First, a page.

NORTHWESTERN NAT’L INS. CO. V. INSCO, LTD. (No. 11 Civ. 1124 (SAS), November 9, 2011)
On October 3, 2011 the U.S. District Court for the Southern District of New York (“the court”) issued an Opinion and Order granting Northwestern National Insurance Company’s (“NNIC”) motion to disqualify the law firm of Freeborn and Peters, LLP (“Freeborn”) from continued representation of Insco, Ltd. (“Insco”) in an ongoing arbitration dispute between the parties. In response, Insco sought leave of the court to file additional evidence in support of its motion for reconsideration. On November 9, 2011 the court determined that Insco’s proposed additional evidence was merely cumulative of evidence already before the court and denied Insco’s motion for leave.
The dispute between NNIC and Insco arises out of a reinsurance agreement between the parties whereby NNIC agreed to reinsure a portion of the risks insured by Insco. Pursuant to that agreement, Insco sought reimbursement from NNIC after it reimbursed an insured for thousands of claims relating to asbestos exposure. NNIC denied reimbursement and the parties submitted the matter to arbitration as required by their reinsurance agreement. Pursuant to the arbitration provision of that agreement, each party selected an arbitrator and a third impartial umpire was selected by a lottery.
On February 11, 2011, with the arbitration ongoing, Insco’s arbitrator shared 182 pages of private email communications between the three arbitration panel members with Freeborn. Insco’s arbitrator allegedly believed the emails demonstrated bias on the part of the umpire. Freeborn reviewed the emails and thereafter sent a letter to the members of the arbitration panel and NNIC demanding the immediate resignation of the arbitrators, but only Insco’s arbitrator resigned. NNIC complained to the arbitration panel about the emails in Insco’s possession and the umpire agreed that obtaining such communications was a “massive violation.”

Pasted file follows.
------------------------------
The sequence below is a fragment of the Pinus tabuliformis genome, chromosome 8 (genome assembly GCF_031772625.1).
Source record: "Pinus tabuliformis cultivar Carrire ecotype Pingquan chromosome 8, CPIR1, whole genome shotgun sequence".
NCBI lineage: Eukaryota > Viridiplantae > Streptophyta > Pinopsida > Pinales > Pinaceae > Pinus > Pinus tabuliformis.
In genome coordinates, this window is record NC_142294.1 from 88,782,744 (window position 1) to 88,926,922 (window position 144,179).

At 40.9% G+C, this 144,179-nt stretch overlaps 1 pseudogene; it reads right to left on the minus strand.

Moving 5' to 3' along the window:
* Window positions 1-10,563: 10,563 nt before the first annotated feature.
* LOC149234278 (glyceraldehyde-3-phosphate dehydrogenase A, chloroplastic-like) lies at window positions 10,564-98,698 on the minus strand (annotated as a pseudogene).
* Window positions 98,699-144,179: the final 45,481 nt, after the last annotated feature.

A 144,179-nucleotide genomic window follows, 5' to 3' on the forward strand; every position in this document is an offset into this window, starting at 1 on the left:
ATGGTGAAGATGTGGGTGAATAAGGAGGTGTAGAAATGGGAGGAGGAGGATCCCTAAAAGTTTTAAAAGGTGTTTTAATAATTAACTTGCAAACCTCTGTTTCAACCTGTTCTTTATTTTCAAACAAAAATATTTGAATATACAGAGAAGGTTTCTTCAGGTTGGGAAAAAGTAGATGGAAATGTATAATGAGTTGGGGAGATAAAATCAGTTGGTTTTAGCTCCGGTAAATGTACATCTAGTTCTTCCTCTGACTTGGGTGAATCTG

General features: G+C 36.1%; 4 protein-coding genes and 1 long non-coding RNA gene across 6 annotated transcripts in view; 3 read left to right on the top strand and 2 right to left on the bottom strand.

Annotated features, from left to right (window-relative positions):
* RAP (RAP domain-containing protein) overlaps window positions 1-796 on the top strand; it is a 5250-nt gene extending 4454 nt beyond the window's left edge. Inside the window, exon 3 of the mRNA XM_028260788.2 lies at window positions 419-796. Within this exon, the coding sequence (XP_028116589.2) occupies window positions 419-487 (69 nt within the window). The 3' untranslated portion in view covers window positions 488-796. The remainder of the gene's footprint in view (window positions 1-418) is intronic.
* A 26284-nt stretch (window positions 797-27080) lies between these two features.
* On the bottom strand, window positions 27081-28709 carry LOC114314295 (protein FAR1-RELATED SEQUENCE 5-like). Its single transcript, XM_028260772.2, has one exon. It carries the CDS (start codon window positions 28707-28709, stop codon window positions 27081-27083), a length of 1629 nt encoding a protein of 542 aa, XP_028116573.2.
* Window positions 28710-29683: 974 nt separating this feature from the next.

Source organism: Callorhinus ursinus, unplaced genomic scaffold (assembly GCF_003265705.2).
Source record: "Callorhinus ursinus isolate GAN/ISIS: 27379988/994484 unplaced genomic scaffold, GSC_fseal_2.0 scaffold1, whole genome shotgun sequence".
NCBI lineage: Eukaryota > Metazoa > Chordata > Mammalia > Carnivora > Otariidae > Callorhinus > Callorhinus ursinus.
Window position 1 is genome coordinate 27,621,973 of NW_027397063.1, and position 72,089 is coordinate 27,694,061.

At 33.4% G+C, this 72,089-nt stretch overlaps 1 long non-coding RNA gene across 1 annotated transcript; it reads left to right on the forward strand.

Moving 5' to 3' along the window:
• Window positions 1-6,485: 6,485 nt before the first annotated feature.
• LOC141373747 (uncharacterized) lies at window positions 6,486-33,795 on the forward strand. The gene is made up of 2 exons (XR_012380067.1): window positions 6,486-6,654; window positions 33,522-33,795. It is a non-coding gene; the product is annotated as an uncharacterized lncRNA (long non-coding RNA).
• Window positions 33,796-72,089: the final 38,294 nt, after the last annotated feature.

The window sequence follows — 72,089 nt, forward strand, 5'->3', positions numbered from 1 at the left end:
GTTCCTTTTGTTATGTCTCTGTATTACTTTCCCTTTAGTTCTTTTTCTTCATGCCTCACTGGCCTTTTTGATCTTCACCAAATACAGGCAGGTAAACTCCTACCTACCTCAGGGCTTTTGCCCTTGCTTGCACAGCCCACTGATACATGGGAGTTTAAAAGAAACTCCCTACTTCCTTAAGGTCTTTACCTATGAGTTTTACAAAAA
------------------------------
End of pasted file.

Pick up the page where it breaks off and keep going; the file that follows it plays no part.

On June 20, 2011 the arbitration panel issued an Order in which it described the release of the intra-panel communications as “highly inappropriate,” but nevertheless determined to “continue to decide the case on the facts and evidence presented.” In response, NNIC moved the court to disqualify Freeborn. The court determined that Freeborn’s actions did indeed warrant disqualification and granted NNIC’s motion. Thereafter, Insco moved for leave to file the documents shared by its arbitrator as additional evidence in support of its motion for reconsideration of the court’s decision to disqualify Freeborn.
The court denied Insco’s motion for leave on November 9, 2011. According to the court, “the major grounds justifying reconsideration are an intervening change in controlling law, the availability of new evidence, or the need to correct a clear error on prevent manifest injustice.” Courts will only consider new evidence where the movant demonstrates that the evidence existed at the time of the court’s decision, that movant was justifiably ignorant of its existence, that the evidence is in admissible form and of such importance that it probably would have changed the outcome, and that the evidence is not merely cumulative or impeaching.
In this case the court determined that the new evidence presented by Insco, if admitted, would be merely cumulative of evidence already before the court and would not change the outcome of the case. The court held that because the new evidence would not provide any information that was not previously before the court it cannot be filed in connection with Insco’s motion for reconsideration.
For a copy of the decision click here
Matthew Cabral and Jonathan Kuller